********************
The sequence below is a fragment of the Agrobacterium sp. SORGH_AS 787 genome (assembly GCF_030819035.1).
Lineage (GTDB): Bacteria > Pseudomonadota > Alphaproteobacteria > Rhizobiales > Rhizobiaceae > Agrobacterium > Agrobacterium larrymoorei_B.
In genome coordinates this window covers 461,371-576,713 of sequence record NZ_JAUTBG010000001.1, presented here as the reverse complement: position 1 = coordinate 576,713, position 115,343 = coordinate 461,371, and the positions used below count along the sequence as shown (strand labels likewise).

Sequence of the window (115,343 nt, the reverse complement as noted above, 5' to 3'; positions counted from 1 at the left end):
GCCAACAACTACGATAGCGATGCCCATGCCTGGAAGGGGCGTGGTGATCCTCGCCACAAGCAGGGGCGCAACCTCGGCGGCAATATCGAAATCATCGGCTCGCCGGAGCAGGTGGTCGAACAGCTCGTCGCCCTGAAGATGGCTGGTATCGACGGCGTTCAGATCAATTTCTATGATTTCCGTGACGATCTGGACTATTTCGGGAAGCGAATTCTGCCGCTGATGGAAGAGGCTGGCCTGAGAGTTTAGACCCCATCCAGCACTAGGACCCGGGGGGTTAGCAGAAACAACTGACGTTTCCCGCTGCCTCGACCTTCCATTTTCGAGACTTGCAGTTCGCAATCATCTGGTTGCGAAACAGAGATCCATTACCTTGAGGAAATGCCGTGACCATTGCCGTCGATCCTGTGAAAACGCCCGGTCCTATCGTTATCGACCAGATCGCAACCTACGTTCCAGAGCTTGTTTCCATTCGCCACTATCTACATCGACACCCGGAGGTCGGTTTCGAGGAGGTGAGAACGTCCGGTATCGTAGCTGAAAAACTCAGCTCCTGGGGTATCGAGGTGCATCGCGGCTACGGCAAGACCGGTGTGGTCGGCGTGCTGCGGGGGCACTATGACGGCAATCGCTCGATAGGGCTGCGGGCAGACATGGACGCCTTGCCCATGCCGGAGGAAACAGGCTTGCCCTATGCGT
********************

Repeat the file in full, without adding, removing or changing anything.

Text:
The sequence below is a fragment of the Agrobacterium sp. SORGH_AS 787 genome (assembly GCF_030819035.1).
Lineage (GTDB): Bacteria > Pseudomonadota > Alphaproteobacteria > Rhizobiales > Rhizobiaceae > Agrobacterium > Agrobacterium larrymoorei_B.
In genome coordinates this window covers 461,371-576,713 of sequence record NZ_JAUTBG010000001.1, presented here as the reverse complement: position 1 = coordinate 576,713, position 115,343 = coordinate 461,371, and the positions used below count along the sequence as shown (strand labels likewise).

Sequence of the window (115,343 nt, the reverse complement as noted above, 5' to 3'; positions counted from 1 at the left end):
GCCAACAACTACGATAGCGATGCCCATGCCTGGAAGGGGCGTGGTGATCCTCGCCACAAGCAGGGGCGCAACCTCGGCGGCAATATCGAAATCATCGGCTCGCCGGAGCAGGTGGTCGAACAGCTCGTCGCCCTGAAGATGGCTGGTATCGACGGCGTTCAGATCAATTTCTATGATTTCCGTGACGATCTGGACTATTTCGGGAAGCGAATTCTGCCGCTGATGGAAGAGGCTGGCCTGAGAGTTTAGACCCCATCCAGCACTAGGACCCGGGGGGTTAGCAGAAACAACTGACGTTTCCCGCTGCCTCGACCTTCCATTTTCGAGACTTGCAGTTCGCAATCATCTGGTTGCGAAACAGAGATCCATTACCTTGAGGAAATGCCGTGACCATTGCCGTCGATCCTGTGAAAACGCCCGGTCCTATCGTTATCGACCAGATCGCAACCTACGTTCCAGAGCTTGTTTCCATTCGCCACTATCTACATCGACACCCGGAGGTCGGTTTCGAGGAGGTGAGAACGTCCGGTATCGTAGCTGAAAAACTCAGCTCCTGGGGTATCGAGGTGCATCGCGGCTACGGCAAGACCGGTGTGGTCGGCGTGCTGCGGGGGCACTATGACGGCAATCGCTCGATAGGGCTGCGGGCAGACATGGACGCCTTGCCCATGCCGGAGGAAACAGGCTTGCCCTATGCGT